Amnesty International’s (AI) Regional Director for East Africa, the Horn and the Great Lakes Muthoni Wanyeki called the decision “reckless” and an “abdication” of its responsibility to protect the vulnerable.

Similarly, Médecins Sans Frontières’ (MSF) Head of Mission in Kenya Liesbeth Aelbrecht said that the move highlights the “continued” and “blatant neglect” of refugees around the world.

The government has already disbanded its Department of Refugee Affairs and is working to close its camps in the “shortest time possible.”

The camp closures mean refugees will be repatriated to their countries of origin.

Aelbrecht stated that in one Dadaab camp alone where MSF works, approximately 330,000 Somalis will be affected and forced to return to a war-torn country with little access to vital humanitarian assistance. Somalia is also facing a drought, exacerbating food insecurity and malnutrition in the country. Approximately 4.7 million people—nearly 40 percent—are in need of humanitarian assistance in the East African nation.

The ongoing conflict in neighbouring South Sudan has also displaced and killed millions, worsened access to food and water, and destroyed schools and hospitals.

Wanyeki said that the forced repatriation would be in “violation of Kenya’s obligations under international law.” Frelick echoed these sentiments, stating that though the threat of Al-Shabab is real, Kenya still has to “abide by international refugee law.” HRW also noted that there is no evidence linking Somali refugees to any terrorist attacks in Kenya.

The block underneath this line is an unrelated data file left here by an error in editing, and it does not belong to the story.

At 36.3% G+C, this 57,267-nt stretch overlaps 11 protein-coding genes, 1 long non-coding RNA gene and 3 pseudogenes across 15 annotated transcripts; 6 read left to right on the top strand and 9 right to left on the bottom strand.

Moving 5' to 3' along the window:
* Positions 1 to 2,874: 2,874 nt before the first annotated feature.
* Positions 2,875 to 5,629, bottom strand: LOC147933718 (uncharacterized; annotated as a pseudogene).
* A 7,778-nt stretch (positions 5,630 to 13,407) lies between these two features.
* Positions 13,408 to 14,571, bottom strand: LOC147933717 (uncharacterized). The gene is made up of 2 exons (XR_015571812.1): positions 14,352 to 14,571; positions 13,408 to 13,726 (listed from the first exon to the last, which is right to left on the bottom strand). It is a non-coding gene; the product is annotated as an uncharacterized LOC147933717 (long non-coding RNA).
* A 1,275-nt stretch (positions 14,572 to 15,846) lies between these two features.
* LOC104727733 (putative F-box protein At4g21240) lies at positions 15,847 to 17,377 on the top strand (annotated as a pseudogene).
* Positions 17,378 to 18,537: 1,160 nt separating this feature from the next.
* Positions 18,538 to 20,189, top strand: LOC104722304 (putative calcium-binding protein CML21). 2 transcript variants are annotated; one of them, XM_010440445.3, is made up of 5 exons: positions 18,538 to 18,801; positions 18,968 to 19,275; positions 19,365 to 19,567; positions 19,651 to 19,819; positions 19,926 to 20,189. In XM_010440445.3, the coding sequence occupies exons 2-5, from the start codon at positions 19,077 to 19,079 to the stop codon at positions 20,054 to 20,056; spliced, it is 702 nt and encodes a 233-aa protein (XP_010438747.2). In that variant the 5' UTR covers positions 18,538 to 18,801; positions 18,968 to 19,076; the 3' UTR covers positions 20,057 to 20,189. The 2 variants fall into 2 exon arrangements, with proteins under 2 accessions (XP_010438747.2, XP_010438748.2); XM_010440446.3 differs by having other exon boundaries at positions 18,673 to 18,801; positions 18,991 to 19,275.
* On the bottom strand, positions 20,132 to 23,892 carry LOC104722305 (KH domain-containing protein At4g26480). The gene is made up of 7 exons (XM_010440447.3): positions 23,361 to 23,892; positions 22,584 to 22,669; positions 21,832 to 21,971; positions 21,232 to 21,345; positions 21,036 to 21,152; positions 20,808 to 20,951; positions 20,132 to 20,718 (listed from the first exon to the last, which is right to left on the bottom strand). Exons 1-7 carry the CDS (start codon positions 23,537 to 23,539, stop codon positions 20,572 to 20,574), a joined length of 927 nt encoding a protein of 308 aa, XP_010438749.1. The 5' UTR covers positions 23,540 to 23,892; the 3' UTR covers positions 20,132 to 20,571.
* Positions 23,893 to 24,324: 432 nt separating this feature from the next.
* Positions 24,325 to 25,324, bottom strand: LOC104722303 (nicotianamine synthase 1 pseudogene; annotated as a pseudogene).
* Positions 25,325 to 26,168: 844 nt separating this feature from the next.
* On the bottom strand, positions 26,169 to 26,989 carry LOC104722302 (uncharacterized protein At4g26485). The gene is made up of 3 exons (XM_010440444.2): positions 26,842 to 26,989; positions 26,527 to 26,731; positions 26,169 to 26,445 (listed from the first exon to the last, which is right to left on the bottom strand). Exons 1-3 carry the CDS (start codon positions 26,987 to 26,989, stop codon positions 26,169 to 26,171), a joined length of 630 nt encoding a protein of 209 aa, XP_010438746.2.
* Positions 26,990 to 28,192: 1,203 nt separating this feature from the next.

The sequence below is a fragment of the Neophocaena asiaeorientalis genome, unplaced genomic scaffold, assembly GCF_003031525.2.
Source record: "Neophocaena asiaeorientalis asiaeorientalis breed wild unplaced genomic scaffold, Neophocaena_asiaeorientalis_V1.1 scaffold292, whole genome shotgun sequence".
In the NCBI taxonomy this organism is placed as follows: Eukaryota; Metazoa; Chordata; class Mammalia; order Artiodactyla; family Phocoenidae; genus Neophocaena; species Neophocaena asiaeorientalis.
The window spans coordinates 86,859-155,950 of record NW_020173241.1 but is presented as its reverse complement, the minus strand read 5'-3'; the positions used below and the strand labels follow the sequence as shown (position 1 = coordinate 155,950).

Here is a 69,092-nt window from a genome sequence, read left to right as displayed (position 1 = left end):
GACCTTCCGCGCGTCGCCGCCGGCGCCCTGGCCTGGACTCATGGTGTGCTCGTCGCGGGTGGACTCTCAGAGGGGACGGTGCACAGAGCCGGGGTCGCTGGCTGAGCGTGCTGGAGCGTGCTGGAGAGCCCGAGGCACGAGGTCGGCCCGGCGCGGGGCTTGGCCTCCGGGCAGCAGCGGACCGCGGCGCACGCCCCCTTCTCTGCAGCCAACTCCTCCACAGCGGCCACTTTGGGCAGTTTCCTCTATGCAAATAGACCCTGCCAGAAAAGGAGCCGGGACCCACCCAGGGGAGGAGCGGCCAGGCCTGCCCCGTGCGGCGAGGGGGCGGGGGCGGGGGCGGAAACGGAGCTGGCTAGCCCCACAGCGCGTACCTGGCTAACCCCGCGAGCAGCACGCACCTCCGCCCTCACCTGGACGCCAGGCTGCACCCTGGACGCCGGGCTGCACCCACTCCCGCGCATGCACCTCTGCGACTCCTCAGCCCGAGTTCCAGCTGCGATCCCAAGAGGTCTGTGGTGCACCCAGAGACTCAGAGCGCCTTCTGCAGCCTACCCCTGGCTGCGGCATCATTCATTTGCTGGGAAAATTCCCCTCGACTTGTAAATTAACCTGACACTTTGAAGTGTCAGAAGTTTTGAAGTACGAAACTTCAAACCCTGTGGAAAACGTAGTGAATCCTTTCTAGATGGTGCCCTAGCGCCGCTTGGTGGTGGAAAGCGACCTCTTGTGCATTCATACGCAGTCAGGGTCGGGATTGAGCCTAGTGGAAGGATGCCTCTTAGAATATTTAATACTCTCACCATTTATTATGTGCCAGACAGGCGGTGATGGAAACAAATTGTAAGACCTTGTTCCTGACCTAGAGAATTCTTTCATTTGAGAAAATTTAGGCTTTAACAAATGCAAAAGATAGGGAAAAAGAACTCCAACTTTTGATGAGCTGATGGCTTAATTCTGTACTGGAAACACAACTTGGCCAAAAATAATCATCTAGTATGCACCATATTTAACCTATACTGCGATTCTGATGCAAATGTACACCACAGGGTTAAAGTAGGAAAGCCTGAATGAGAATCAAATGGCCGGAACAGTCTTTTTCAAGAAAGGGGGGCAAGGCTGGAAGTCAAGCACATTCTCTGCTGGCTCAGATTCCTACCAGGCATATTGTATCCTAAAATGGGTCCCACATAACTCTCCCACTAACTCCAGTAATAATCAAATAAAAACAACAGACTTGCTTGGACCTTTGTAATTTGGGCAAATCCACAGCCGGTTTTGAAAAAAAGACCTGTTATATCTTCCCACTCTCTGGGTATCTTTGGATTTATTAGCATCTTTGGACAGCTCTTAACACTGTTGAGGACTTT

This is not the first time that Kenya has made such calls.

According to Refugees International, in 2012 and 2014, the government ordered all urban refugees to report to refugee camps. Refugees were subsequently bribed, harassed, physically assaulted and arrested by police.

The most recent announcement may therefore increase levels of extortion and abuse by security forces, said Refugees International Senior Advocate Mark Yarnell.

Though they acknowledged the humanitarian consequences of the decision, the Kenyan government stated that they have been “shouldering” the burden on behalf of the regional and international community.

“As a country with limited resources, facing an existential terrorist threat, we can no longer allow our people to bear the brunt of the International Community’s weakening obligations to the refugees,” said Kenya’s Minister for National Security Karanja Kibicho in an editorial.